Last Lord’s Day in Romans 11:16-24 we saw the introductory Analogies and the first Admonition. Verse 16 offers two illustrations, dough and root are connected to the whole loaf and branches. It’s the root and branches analogy that Paul carries through the paragraph until verse 24. The branches are Jews, and though they shared an identification with the root of the patriarchs, they were broken off from the salvation blessings promised to Abraham, Isaac, and Jacob.
There are three reasons for identifying the root as Israel’s patriarchs. First (immediate context), the root is like the dough, and both illustrate first parts that represent later parts, both presented to, or for, God. Neither dough or root represent Christ as a first part, the subject is Jews (per verse 14) and where they started. Second (broader context), the patriarchs are referenced at the beginning of Romans 9 (verse 5, to Israel “belong the patriarchs”) and again at the end of Romans 11; Romans 11:28 says in different words the same sort of thing as this paragraph: “as regards election, [the Jews] are beloved for the sake of their forefathers.” Third (theological context), while better than a second-grade Sunday School answer, identifying the root as Christ not only misses that the Christ, the Seed/Offspring, was promised *to* and *through* the root, it also suggests that some Jews were in fact *in* Christ and then cut off from Christ. This contradicts Romans 8:1, 38-39, which says there is no condemnation for those “in Christ” and nothing can cut us off from His love.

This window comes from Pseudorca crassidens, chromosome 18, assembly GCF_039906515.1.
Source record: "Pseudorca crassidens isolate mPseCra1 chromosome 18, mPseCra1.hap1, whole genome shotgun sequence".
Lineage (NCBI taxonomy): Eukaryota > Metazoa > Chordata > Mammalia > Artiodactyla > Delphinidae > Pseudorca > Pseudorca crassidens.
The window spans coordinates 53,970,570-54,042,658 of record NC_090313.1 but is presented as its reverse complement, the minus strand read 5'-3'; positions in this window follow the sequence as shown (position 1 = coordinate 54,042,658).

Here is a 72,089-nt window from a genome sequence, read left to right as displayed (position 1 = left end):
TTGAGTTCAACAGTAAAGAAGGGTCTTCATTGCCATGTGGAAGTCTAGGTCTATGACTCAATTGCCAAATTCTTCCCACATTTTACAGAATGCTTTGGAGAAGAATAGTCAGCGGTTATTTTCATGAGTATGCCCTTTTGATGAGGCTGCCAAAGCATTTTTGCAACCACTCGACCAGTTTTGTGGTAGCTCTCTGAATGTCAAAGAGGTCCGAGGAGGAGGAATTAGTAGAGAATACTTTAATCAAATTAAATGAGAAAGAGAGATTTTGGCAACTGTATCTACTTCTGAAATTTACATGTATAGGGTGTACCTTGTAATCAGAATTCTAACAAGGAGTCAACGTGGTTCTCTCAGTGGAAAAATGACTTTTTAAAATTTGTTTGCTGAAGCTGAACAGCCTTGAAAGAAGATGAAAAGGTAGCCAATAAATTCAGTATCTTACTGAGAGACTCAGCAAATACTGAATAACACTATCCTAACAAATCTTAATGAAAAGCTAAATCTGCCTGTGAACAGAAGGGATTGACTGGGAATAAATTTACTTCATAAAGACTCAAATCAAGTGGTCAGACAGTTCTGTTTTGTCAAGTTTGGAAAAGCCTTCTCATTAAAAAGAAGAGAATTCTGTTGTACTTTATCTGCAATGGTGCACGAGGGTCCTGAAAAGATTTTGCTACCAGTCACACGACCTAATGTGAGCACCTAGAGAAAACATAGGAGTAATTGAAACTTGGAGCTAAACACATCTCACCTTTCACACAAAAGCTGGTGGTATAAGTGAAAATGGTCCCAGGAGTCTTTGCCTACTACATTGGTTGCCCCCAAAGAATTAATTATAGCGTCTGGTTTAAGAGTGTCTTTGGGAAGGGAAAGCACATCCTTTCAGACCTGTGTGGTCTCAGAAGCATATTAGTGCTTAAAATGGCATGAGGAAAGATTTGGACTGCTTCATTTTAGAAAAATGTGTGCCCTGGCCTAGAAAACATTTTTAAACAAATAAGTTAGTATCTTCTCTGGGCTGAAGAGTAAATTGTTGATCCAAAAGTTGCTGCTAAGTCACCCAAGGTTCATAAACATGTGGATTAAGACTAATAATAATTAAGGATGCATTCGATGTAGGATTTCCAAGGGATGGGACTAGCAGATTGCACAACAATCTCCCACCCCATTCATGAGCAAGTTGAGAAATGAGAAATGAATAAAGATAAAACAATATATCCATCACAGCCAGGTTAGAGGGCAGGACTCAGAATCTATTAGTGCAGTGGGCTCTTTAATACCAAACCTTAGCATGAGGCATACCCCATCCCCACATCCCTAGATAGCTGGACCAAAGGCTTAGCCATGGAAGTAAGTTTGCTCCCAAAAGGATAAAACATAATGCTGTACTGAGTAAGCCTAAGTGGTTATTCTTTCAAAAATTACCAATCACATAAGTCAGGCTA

Gentiles are grafted in to “*share in the nourishing root of the olive tree*.” Believers partake of the salvation blessings first promised by the Lord in His covenant to Abraham. And I say that the tree illustrates salvation blessings, rather than Israel or the Church or even the covenants, because of the previous paragraph, Romans 11:11-15. What makes Jews jealous is that “salvation has come to the Gentiles,” a salvation that is “riches for the world” and “riches for the Gentiles.” The Gentiles aren’t the “new” Israel or the “true” Israel or “spiritual” Israel, but they do receive the sorts of salvation riches first promised to the Jews. This is the “fatness” of the olive tree, the life-juices.
There’s four more parts to the paragraph, with an emphasis against Gentile arrogance and toward anticipation for God’s kindness to the Jews.
# Argument (verse 19)
Paul just said “do not be arrogant toward the branches” and he expects some orthodox push back.
> Then you will say, “Branches were broken off so that I might be grafted in.” (Romans 11:19 ESV)
This isn’t an argument about capacity or amount of available space. It’s not as if there were only “this many” that could be saved and grafted in. Unlike a physical plant limited by surface area, or even by the inability of the sap-system to scale up for sustaining extra branches, the point of this interlocutor is about God’s purpose. He had listened to *some* of what Paul said. “Through (Israel’s) trespass salvation has come to the Gentiles” (verse 11). The **broken off so that** is a narrative plot twist. And it’s *true*, but it’s not the last season, it’s definitely not the climax of the story.